The Samsung Galaxy Note 20 series is set to ship in Malaysia on the 21st of August 2020, and we’ve already covered the end-to-end of everything you need to know about Samsung’s latest Note. However, an interesting tidbit has just been revealed by the Korean tech giants: the range-topping Galaxy Note 20 Ultra 5G uses new variable refresh rate tech to reduce the power consumption of its display.
This isn’t the first time that we’ve heard of variable refresh rates on a mobile device, of course. The iPad Pro (2018) was one of the early ones, although the tablet only lowers its refresh rate down to 24Hz. The Apple Watch Series 5, meanwhile, utilises an LTPO display that has an adaptive refresh rate from 60Hz–1Hz.
However, Samsung’s new display technology is still pretty impressive. As opposed to other smartphones such as the Galaxy S20 Ultra—where you’d have to choose between refresh rates of 60Hz or 120Hz—the Galaxy Note 20 Ultra is able to switch between 120Hz, 60Hz, 30Hz, and even 10Hz for still images.
Power-saving is the name of the game here. When still images are displayed, Samsung’s Adaptive Frequency display technology saves up to 70 percent of operating power, with up to 22 percent of general operating power of the display reduced as a whole.
The Galaxy Note 20 Ultra 5G had previously been rumoured, according to come with an LTPO display—although Samsung hasn’t confirmed this particular detail just yet. Still, Samsung’s low-power OLED adaptive frequency technology appears to work in a similar manner, and a dynamic refresh rate should certainly be a welcome feature for users.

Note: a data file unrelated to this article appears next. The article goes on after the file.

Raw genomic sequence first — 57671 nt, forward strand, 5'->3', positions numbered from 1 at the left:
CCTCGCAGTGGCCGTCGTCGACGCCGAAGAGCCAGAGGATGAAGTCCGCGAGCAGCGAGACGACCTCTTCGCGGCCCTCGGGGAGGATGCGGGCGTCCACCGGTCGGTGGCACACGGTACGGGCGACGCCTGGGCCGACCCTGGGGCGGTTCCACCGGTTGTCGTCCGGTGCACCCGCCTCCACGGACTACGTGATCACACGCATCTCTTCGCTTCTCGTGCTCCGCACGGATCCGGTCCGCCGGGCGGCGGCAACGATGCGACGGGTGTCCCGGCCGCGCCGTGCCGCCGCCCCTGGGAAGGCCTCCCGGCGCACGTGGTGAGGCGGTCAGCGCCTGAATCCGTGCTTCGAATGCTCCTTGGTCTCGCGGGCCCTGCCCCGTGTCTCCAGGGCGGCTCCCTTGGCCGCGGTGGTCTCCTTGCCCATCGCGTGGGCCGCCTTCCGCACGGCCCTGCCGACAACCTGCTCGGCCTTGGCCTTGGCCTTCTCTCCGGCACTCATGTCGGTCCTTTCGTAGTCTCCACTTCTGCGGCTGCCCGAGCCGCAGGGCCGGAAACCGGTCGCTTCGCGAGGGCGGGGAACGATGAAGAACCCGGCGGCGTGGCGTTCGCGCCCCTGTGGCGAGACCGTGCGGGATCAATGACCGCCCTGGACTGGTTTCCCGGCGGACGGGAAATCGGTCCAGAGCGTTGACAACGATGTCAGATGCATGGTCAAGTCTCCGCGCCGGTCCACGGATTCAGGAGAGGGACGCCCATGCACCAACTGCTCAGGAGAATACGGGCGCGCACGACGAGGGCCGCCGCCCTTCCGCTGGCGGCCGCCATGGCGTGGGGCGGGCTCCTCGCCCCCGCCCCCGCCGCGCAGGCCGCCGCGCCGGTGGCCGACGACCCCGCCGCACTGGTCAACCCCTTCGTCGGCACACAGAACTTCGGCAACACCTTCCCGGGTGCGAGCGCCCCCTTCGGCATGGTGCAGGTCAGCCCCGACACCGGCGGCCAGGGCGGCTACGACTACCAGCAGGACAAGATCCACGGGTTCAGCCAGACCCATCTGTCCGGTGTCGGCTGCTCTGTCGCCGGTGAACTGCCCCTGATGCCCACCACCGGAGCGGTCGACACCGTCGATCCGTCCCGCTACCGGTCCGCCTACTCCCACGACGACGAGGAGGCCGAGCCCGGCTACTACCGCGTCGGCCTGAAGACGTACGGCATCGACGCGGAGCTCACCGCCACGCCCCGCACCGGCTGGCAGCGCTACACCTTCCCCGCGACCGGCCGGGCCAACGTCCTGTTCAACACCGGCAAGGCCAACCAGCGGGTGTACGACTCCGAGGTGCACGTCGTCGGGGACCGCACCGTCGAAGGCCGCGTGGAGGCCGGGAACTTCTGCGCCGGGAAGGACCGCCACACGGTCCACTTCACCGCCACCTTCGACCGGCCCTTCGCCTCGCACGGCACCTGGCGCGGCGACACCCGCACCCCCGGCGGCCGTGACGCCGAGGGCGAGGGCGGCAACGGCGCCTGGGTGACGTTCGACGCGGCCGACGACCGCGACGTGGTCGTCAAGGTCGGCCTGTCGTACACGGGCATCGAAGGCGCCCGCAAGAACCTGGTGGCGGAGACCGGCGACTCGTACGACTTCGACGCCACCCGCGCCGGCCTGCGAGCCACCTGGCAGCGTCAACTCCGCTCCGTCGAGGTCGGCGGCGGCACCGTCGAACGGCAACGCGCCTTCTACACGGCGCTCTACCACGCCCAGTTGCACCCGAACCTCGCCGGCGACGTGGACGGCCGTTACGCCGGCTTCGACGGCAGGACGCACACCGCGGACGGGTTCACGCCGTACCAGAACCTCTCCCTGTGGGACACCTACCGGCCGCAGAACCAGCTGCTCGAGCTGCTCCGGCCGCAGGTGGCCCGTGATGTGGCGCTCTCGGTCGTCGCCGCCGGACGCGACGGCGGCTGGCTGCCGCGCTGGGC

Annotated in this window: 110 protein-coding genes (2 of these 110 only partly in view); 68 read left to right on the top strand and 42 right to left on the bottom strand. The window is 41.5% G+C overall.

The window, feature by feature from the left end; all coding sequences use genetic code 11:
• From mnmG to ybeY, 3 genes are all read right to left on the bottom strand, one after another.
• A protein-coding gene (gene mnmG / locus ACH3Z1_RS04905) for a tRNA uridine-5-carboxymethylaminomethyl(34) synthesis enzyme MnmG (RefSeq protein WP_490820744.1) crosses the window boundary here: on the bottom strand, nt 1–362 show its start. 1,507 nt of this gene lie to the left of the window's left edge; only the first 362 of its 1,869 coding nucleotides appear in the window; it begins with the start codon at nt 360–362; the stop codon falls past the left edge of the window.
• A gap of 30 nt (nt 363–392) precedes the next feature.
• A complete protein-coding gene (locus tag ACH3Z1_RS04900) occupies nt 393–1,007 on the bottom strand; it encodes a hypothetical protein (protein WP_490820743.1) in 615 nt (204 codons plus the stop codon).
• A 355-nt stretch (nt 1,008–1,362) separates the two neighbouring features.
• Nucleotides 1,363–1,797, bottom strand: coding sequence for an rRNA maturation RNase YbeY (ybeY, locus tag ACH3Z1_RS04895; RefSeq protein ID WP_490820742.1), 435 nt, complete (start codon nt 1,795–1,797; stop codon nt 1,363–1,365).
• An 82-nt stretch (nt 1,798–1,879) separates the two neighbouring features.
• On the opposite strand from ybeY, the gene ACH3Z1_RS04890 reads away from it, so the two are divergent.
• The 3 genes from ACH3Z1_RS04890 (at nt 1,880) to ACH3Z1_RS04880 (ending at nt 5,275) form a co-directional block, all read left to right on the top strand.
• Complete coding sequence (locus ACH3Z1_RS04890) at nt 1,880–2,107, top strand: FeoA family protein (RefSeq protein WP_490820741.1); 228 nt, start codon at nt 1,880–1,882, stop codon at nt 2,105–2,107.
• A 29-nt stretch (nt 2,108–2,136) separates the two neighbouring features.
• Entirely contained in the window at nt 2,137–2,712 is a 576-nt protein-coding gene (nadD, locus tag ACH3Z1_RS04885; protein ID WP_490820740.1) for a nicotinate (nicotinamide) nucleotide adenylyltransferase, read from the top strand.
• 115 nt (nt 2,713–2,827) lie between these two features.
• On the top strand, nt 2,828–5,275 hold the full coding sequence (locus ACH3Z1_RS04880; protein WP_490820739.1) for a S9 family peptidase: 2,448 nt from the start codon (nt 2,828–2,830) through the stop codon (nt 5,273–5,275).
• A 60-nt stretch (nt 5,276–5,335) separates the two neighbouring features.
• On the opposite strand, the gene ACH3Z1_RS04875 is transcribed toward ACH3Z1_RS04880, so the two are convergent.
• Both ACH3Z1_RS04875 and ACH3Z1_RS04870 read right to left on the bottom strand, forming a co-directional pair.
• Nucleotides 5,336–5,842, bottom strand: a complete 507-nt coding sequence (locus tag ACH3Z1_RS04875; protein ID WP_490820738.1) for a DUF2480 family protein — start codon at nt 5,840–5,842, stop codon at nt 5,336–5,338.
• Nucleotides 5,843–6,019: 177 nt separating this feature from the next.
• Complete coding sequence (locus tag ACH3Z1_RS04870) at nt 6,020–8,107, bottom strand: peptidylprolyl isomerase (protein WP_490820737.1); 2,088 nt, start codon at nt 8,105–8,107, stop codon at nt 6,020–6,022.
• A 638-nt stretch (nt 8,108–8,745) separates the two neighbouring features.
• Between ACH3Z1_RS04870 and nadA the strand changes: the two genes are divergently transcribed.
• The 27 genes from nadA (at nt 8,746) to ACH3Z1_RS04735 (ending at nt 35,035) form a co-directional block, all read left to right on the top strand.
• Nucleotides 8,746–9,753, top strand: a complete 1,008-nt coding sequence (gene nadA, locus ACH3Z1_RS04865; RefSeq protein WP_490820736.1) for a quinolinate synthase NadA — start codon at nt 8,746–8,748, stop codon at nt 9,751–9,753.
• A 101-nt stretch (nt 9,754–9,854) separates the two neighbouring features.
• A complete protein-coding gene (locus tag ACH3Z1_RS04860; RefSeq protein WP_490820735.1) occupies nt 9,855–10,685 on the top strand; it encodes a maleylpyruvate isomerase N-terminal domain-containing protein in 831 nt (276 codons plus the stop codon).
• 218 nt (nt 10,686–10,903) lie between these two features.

“Our Adaptive Frequency display technology is expected to considerably enhance the user experience by calibrating refresh rates in line with the requirements of a specific application and therein more precisely allocating available power. This will free up time for other smartphone operations.”
– Ho-Jung Lee, Vice President of the mobile display product planning team, Samsung Display
The technology could also significant for future devices to come from Samsung. The company expects to use the adaptive frequency tech on other “advanced IT products” in the future, which opens up possibilities for some of the company’s tablets, or even smartwatches like the Galaxy Watch 3.
And of course, this should also mean that you get the most out of your Galaxy Note 20 Ultra 5G’s 4,500mAh battery when it finally arrives.
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